The Team

The Team

What is it?

As the name implies the device we built resembles the functionality provided by a metronome – so basically it’s a “click-machine”. But what is the difference between a standard metronome and the MMM? Well, imagine you, as a musician, hear a song on the radio and you think “heck, what a nice song, I might wanna try this at home”. With your standard metronome you’ll have to pay close attention and repeated trial and error to find the correct beat – and this is where the MMM kicks in. With our device you can simply snap your fingers to the beat and the MMM is going to hold it for you. This enables even more relaxed music making. Say you’re seated on the couch of your rehearsal room, your guitar on your knee and you need to adjust the beat of your metronome. No more putting aside your instrument and searching for the right setting, simply press the record button and either snap your fingers or maybe hit some strings to set the beat you want.

Furthermore the MMM comes with four LED-flashlights supporting beat recognition in dark and/or noisy areas – much like most rehearsal rooms are. The MMM even goes so far as to emphasize the first beat through a different color.

Finally the MMM also offers three different volume settings: Medium, ideal for your private training sessions; Loud, all you need at your rehearsal and mute, in case you don’t need any sound at all and simply want to have those flashlights as a guide for your band.

So, put in one sentence, the multimodal metronome is a combination of a metronome supported by flashlights in combination with a beat counter.

How does it work?

The basic components used to build the multimodal metronome are a speaker for sound output, a microphone for sound input, 4 LEDs for optical output, some switches and quite a few electrical components. Though this doesn’t sound like much the engineering journey we underwent to build it was rather bumpy.

First of all you need to know that the fathers of the almighty MMM are very pro-do-it-yourself, which means that we did not want to use any prewired or ready to use hard- and software, but to build this thing from scratch. Therefore we spent quite some time setting up and soldering down a microphone amplifier derived from here. The amplifier was then connected to a worn out headset microphone.

First Results

First Results



This amplification unit is needed to boost the incoming signal to a level recognizable by the Arduino Uno board – the core of the MMM. The amplification circuit we used was quite sophisticated, incorporating two potentiometers for fine adjustments of gain and amplification levels.

Next up was the speaker – a simple internal PC speaker. After some tests the team realized that the speaker, too, would need some form of amplification to support the high volume level required by the rehearsal room use case. The speaker therefore got its own, admittedly simpler, amplification circuit and a transistor enabling output triggered by the Arduino. The volume control also plugs into this speaker circuit controlling the aforementioned three sound levels.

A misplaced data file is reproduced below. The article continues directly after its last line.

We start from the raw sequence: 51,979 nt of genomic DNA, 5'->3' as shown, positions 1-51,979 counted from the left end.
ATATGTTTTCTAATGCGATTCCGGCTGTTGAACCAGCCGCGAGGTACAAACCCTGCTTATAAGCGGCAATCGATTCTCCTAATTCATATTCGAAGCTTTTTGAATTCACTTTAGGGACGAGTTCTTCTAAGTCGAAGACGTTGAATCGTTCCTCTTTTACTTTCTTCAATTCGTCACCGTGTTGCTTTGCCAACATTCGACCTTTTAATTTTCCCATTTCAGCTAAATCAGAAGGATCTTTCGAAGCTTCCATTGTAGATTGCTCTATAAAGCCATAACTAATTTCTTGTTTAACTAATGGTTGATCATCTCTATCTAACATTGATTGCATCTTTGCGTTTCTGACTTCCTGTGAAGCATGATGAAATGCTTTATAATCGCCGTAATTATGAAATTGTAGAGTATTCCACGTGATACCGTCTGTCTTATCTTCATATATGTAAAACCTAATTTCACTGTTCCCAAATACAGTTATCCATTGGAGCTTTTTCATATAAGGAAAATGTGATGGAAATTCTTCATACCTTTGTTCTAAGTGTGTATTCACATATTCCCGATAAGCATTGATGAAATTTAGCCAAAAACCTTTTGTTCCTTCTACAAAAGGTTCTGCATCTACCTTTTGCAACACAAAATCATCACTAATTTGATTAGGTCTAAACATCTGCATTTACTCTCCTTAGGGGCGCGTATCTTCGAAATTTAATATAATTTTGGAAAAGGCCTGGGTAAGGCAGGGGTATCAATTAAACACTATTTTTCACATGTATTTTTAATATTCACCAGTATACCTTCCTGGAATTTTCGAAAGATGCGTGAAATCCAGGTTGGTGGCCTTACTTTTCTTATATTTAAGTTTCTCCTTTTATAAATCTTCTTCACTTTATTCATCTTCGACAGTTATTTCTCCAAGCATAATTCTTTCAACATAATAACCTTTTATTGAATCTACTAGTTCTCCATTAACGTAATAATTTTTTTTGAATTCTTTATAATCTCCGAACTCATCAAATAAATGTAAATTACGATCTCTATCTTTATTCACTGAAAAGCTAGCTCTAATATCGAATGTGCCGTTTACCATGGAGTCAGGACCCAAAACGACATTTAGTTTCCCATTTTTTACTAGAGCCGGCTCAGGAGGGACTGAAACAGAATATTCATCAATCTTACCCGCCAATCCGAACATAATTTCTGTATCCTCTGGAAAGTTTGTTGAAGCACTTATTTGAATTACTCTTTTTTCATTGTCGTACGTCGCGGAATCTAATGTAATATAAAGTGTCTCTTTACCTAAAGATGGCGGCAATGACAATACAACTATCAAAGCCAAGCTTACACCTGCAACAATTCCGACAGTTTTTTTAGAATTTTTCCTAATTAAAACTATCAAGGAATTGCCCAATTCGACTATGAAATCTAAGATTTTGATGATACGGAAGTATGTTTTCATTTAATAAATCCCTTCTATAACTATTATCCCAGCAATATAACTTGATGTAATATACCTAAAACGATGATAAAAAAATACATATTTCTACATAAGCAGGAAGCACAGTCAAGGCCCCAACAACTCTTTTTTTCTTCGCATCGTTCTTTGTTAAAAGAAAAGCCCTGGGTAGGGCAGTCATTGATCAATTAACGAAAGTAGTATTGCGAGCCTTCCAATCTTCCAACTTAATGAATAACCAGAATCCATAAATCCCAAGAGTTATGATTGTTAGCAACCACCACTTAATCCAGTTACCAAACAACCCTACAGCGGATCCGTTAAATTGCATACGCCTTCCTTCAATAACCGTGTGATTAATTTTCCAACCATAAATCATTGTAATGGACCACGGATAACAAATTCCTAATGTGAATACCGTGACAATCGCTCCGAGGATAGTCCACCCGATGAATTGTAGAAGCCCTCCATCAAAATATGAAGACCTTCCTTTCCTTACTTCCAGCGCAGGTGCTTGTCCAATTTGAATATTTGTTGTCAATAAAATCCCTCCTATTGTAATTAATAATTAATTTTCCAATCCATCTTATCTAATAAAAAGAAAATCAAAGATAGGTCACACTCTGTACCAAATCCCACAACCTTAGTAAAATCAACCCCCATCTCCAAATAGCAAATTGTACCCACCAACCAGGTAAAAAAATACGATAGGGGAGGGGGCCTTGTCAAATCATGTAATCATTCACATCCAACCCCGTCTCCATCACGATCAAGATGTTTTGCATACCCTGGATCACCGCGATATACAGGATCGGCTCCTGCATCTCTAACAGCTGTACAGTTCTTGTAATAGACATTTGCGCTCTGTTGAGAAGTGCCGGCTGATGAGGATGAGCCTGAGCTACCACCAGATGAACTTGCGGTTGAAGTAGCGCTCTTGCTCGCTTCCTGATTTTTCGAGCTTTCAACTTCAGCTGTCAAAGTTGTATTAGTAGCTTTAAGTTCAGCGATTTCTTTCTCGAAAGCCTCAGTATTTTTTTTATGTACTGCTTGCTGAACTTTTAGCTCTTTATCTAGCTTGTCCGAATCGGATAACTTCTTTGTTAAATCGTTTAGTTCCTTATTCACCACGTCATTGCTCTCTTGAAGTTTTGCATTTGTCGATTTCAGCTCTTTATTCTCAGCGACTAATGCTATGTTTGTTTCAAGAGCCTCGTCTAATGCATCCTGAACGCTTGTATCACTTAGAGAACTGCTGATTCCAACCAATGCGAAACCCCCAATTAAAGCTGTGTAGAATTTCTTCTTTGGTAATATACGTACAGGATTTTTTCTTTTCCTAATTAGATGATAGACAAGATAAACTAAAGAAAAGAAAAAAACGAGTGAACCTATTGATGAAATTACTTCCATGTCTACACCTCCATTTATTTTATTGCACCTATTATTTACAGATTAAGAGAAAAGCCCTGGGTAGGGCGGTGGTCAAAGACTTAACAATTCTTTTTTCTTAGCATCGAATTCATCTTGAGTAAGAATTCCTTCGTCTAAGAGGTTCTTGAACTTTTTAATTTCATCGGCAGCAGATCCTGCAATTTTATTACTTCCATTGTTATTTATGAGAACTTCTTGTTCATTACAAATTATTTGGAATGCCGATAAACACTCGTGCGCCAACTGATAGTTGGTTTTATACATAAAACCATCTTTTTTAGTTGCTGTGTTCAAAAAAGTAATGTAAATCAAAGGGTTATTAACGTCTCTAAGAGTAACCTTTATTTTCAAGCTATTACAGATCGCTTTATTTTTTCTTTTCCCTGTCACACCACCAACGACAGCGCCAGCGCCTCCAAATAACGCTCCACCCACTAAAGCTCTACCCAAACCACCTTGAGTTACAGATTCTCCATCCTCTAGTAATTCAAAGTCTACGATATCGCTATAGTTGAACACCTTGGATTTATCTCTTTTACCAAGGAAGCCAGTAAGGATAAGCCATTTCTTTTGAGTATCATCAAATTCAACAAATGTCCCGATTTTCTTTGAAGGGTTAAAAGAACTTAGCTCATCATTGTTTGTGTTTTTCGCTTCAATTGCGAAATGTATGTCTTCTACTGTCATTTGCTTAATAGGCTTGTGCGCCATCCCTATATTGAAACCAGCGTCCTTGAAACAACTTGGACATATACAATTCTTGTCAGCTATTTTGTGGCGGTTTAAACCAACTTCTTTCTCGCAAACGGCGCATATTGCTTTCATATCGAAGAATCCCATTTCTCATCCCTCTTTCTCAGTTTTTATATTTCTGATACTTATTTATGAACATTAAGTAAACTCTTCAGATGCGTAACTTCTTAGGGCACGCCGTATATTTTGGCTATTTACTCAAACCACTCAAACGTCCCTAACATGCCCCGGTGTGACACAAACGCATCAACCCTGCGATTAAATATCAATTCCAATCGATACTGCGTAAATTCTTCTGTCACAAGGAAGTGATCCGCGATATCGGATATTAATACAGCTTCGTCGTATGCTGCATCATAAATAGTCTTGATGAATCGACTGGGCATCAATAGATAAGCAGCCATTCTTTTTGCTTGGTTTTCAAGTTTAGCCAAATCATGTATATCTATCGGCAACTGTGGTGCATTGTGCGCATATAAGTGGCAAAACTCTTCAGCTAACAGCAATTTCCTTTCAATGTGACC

Speaker Circuit

Finally there is the LED-array – four clear light emitting diodes, a white one indicating the first beat and three orange ones for the rest of the beat. The smart reader might recognize the implication of this four-led-flash-beat-thing: it inevitably makes the MMM a rock-metronome!

All these parts are gathered at the heart of our device: the Arduino Uno, which is equipped with a sophisticated state machine, caring for smooth user experience.

The great pitfall

On our engineering journey we encountered one big pitfall that cost us at least one complete workday: a Sharp distance sensor. The background behind this thing is the pervading urge of the MMMs makers to design a whole new metronome experience. What we tried to facilitate was touchless control of the device by enabling gesture based beat recording.

Now what happened is that the aforementioned distance sensor caused so much interference that the microphone amplification unit couldn’t do it’s job anymore, but was biased by a disturbing signal rooted within the Sharp. Finding the source of the interference turned out to be really difficult, since we never worked on such a project before and had minimal electrical engineering background.

Sharp Distance Sensor

The Source Of All Evil

Values and potentials

The multimodal metronome is a gadget designed to simplify a musicians life. It combines the functionality of a beat counter and a metronome and supports beat perception by optical impulses. Therefore it’s main values and potentials lie in the domain of user experience and ease of use. Though, in its current state, the MMM still requires touch input to trigger beat recording, it became clear that with a distance sensor better suited for the purpose this goal is a reachable one. Also the combination of a beat counter and a metronome removes a device from your gig bag. So put together, the MMM resembles a multimodal combination of essential musical tools and helps musicians focus on what they do: keep on rocking!

Next steps

Having achieved the first milestone of a working prototype, the next steps in line involve software optimization, sophisticated, stylish casing and enhancement of the optical output. The basic design sketch also incorporated a led-segment-display showing the current beats per minute – a feature postponed due to time limitations, that can and will be included within the next steps.